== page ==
Toronto parents of children not vaccinated facing visitor passes as city halts programs

The city of Toronto says it is “pausing” the programs of those who haven’t vaccinated their children against a range of childhood illnesses in response to a recent rash of illnesses. As many as…

Toronto parents of children not vaccinated facing visitor passes as city halts programs

The city of Toronto says it is “pausing” the programs of those who haven’t vaccinated their children against a range of childhood illnesses in response to a recent rash of illnesses.

As many as 300 children in the northern Ontario municipality were affected by the outbreak that began in March, according to a recent report.

Treaty District Public Health began contacting members of families whose children were absent from the following classes: Totball, Softball, Mommy and Me, Muay Thai, Discovery class, Peel School for the Deaf, Life Skills, Chinese. Parks and recreation programs within those boundaries will also be cancelled.

More information on the city’s website is listed here.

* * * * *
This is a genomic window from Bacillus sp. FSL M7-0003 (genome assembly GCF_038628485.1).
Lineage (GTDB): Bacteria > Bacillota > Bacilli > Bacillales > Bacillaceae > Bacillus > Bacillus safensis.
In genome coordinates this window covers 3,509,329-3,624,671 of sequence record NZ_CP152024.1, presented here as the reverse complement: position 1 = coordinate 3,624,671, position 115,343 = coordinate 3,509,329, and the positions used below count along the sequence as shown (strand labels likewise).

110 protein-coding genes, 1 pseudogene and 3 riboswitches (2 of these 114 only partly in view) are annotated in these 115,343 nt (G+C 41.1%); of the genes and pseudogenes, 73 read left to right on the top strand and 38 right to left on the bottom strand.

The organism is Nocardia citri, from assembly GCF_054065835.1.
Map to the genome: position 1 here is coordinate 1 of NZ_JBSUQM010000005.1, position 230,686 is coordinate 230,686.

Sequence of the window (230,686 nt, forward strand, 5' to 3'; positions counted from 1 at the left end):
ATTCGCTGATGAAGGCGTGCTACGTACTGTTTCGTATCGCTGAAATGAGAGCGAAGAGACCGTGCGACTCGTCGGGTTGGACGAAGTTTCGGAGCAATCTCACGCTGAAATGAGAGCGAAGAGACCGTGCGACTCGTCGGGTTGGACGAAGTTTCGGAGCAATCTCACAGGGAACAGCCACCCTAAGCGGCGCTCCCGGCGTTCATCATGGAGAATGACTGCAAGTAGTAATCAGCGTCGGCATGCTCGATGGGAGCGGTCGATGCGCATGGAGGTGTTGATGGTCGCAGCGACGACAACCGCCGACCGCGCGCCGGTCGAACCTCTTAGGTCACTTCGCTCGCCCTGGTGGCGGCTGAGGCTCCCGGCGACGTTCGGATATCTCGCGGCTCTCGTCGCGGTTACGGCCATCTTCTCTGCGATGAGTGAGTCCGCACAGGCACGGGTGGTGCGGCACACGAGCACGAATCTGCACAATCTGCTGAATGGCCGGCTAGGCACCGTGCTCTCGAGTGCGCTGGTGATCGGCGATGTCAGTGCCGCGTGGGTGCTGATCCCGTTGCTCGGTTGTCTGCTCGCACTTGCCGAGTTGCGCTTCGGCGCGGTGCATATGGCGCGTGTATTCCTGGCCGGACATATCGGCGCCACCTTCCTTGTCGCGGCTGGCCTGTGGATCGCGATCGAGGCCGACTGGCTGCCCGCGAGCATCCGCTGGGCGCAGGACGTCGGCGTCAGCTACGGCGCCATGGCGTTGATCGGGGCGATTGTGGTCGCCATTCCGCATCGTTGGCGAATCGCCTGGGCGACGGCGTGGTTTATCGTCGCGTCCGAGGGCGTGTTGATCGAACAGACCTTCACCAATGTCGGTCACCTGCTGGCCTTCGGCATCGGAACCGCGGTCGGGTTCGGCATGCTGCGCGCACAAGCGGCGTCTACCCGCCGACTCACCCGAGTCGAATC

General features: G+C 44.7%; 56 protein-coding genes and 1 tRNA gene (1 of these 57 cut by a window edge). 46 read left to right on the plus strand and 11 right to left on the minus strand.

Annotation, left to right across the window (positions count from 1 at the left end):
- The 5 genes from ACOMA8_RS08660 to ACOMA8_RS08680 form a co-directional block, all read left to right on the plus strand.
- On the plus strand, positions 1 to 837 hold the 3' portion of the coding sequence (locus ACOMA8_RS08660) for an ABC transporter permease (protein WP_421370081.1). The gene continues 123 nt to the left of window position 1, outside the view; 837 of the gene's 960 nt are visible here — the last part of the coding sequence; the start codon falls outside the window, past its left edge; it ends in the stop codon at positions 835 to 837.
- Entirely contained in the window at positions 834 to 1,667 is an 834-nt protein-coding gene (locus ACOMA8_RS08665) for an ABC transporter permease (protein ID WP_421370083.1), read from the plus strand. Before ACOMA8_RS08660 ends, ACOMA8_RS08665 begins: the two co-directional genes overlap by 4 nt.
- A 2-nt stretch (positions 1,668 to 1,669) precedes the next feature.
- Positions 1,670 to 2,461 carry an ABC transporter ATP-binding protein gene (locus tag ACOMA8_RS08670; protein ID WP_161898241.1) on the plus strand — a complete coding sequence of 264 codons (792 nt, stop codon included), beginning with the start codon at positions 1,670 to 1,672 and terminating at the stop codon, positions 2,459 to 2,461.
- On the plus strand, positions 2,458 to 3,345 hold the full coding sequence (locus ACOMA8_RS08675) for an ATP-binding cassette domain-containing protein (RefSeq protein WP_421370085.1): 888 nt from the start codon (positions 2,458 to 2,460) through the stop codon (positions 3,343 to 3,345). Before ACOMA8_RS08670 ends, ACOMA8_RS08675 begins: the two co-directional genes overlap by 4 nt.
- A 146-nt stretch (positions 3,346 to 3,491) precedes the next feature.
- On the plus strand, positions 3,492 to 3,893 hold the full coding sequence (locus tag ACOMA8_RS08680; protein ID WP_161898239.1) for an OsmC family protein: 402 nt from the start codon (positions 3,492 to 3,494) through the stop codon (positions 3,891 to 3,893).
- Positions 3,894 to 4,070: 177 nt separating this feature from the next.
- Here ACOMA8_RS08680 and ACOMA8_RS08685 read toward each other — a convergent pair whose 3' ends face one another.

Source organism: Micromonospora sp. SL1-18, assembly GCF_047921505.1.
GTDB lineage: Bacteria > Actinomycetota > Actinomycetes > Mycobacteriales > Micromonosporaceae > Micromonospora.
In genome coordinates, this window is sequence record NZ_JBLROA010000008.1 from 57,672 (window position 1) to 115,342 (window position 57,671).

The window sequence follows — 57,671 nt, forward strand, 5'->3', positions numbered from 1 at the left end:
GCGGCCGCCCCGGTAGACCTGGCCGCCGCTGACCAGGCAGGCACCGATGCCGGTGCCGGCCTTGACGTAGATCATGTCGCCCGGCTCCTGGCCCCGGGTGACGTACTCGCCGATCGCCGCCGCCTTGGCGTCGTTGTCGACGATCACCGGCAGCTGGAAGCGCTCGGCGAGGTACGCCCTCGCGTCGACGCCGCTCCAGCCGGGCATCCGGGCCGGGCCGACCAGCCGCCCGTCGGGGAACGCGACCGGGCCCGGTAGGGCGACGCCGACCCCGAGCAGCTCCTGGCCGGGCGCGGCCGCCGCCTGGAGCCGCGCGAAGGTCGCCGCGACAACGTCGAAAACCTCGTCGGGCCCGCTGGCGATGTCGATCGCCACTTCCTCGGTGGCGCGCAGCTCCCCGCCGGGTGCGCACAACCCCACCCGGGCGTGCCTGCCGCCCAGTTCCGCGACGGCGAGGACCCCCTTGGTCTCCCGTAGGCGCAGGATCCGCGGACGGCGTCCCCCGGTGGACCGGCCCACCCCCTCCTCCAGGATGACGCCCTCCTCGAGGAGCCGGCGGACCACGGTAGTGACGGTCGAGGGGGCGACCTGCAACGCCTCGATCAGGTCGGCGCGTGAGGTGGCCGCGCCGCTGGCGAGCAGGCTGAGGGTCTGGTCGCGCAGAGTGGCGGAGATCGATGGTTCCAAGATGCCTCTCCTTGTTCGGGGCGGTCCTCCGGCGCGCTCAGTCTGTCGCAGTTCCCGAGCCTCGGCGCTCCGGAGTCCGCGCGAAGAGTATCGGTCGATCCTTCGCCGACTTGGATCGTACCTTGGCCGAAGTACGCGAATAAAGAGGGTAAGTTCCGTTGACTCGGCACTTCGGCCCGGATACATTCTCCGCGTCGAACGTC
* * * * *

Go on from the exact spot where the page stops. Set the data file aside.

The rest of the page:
Toronto Public Health’s Dr. Mark Hopkinson told the National Post that this outbreak is unusual for Toronto’s nursery school networks and not necessarily the result of a spike in vaccination rates.

“The outbreak is relatively isolated,” Hopkinson said, adding that this should not result in a scenario like last year’s measles outbreak that resulted in 200 cases of the measles in Toronto.

All in all, Hopkinson said he’s worried the outbreak might show that “parents are not following the directions, not telling them about the child’s medical history, not providing that information at all, not re-evaluating their consciences and not vaccinating.”

City of Toronto spokesperson Jessica Fletcher told Canadian news outlet CTV News that all parents are expected to send their children to a vaccination clinic or arrange for them to receive the necessary vaccinations at school. Those who failed to do so were issued visitor passes that would allow them to come for the child’s enrolment ceremony, but not before. Fletcher didn’t address reports that parents of absent children were given black armbands to wear.

Toronto Public Health didn’t immediately respond to multiple requests for comment by the Post.

This post was updated with comment from the City of Toronto.

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